A clubber has revealed he escaped the clutches of the world’s worst rapist Reynhard Sinaga after growing suspicious because the serial offender was sober at 4am.
Michael Crompton, 26, had lost his friends on a night out in Manchester and went into a takeaway to ask if anyone had a phone charger he could borrow.
Sinaga invited Mr Crompton to his one-bedroom flat to use his charger, but he became suspicious when the pervert twice offered him drinks despite being totally sober himself.
Michael Crompton (right), 26, had lost his friends on a night out in Manchester and went into a takeaway to ask if anyone had a phone charger he could borrow. Sinaga invited Mr Crompton to his one-bedroom flat to use his charger, but he became suspicious and left shortly after
Mr Crompton, of Whitefield, Greater Manchester, told The Sun: ‘I thought he was a bit weird when he approached me.
‘He seemed really sober for a guy in a takeaway at 4am offering strangers to go to his flat.
The two went to his flat where Sinaga offered his potential victim a drink, which he turned down. Moment later Sinaga offered him a shot, which Mr Crompton also turned down.
‘I said ‘No’ and then he told me that I could stay the night if I wanted to. It was at that point that I decided I needed to get the hell out of there.
Last week, PhD student Sinaga, 36, was jailed for life with a minimum of 30 years for sexually abusing 195 men.
Sinaga hunted for drunk young men around nightclubs near his flat in Manchester (above)
Sinaga, 36, preyed on the young men – most of them heterosexual – and police set up a specialist help line after admitting the true figure may be higher.
And now detectives in Manchester, where Sinaga drugged and filmed himself abusing his victims, say they have already been contacted by 30 more men who fear they were also raped.
Duncan Craig, who runs rape support group Survivors Manchester, told the BBC’s Victoria Derbyshire show: ‘The police incident room had around 30 calls yesterday’.
Sinaga incapacitated victims with the date rape drug GHB before filming his attacks.
Last night Home Secretary Priti Patel ordered a review into whether tougher controls are needed for the Class C drug widely used recreationally among the gay community.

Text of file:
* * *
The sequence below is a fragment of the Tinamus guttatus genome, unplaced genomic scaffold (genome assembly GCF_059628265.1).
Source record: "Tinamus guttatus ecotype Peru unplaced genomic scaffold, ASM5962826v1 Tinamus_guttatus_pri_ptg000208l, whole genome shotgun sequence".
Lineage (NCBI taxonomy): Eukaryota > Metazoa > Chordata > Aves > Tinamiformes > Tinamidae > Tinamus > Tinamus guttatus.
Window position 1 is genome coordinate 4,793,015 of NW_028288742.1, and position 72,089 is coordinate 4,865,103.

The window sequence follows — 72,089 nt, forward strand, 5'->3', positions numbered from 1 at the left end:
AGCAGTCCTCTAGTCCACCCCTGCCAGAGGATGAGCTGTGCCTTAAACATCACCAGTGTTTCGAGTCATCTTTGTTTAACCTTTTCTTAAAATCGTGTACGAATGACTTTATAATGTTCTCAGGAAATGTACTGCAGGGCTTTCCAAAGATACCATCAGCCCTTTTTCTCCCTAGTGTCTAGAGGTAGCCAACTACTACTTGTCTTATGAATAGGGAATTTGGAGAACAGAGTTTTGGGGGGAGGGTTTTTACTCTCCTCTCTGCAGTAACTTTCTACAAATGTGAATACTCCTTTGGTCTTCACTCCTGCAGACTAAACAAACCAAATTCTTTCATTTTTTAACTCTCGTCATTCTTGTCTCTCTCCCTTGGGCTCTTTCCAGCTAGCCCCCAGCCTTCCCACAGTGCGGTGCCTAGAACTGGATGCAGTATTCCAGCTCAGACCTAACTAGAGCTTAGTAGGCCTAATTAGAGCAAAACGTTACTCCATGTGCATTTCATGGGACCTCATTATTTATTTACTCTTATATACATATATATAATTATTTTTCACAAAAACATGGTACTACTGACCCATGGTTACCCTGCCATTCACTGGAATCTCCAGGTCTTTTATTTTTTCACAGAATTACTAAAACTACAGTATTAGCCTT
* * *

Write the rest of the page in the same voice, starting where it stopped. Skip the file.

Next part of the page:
Sinaga, who mostly targeted heterosexual students in Manchester, was convicted of 159 attacks, including 136 rapes, eight attempted rapes and 15 indecent assaults against 48 victims. Four trials were held over 18 months.
Footage was found of him assaulting up to 195 different men, 70 of whom have not been traced.
‘He would almost certainly be the most prolific sex offender to have gone through the British courts and quite possibly any court in the world,’ said Ian Rushton, North West deputy chief crown prosecutor.
Montana House on Princess Street in Manchester city centre where Sinaga operated as a serial rapist
The videos of the attacks Sinaga was charged with are believed to date from 2015 to 2017 and Sinaga arrived in Britain in 2007. A source said: ‘What he did in the intervening years is unknown and it is possible there are many more victims.’
As the authorities faced questions about how Sinaga was able to get away with his crimes for so long:
- Manchester University and police set up support helplines;
- Detectives appealed for other victims to come forward;
- It emerged that two men targeted by Sinaga attempted suicide;
- Jurors were offered counselling after having to watch videos of Sinaga’s rapes.
The shocking case can finally be reported after the lifting of court reporting restrictions.
Indonesian-born Sinaga was already serving a minimum of 20 years after being found guilty at trials in July 2018 and May 2019. Trials in October and December saw further convictions.
Sinaga (pictured above) posed as a Good Samaritan and would offer his victims a place to stay
Fifth Nightclub on Princess Street in Manchester city centre, and formerly known as 5th Avenue. One victim had been waiting outside the club when Sinaga approached him
He posed as a ‘good Samaritan’ to men who had become separated from their friends on nights out in central Manchester. The slightly-built sex attacker, who described himself in court as an effeminate gay man, would strike up conversation and invite them to his nearby flat.
His victims ranged from 18 to 36 but the average age was 21, Manchester Crown Court was told.
Most were students and some were still at school, including the sixth former whose escape from his vile clutches led to Sinaga being arrested.
Passing sentence, Judge Suzanne Goddard QC said Sinaga was a dangerous offender who had committed evil crimes.
She added: ‘I’m not aware of any other case of sexual offending on this scale and magnitude. This was a campaign of rape which, in my judgement, justifies the highest of sentences.
Sinaga (above) would prey on victims aged 18-36
‘One of your victims described you as a monster. The scale and enormity of your offending establishes that is an accurate description.’ She called Sinaga a ‘highly dangerous, cunning and deceitful individual who will never be safe to release’ – also pointing out that he could have killed or seriously injured his victims by spiking their drinks.
She said she would have imposed a whole life term – a UK first for a case not involving murder – but for the fact that Sinaga did not torture his victims.
The Crown Prosecution Service said the investigation was the largest rape case it had ever handled.
Mr Rushton said: ‘His extreme sense of sexual entitlement almost defies belief and he would no doubt still be adding to his staggering tally had he not been caught. He used victims as objects purely for his own gratification.’
Sinaga, who came to Manchester as a student funded by his wealthy Indonesian family, boasted to friends about using ‘black magic potion’ and ‘secret poison’ to have sex with straight men.
He denied all the offences, claiming his victims had agreed to play dead during sex in a 50 Shades of Grey fantasy.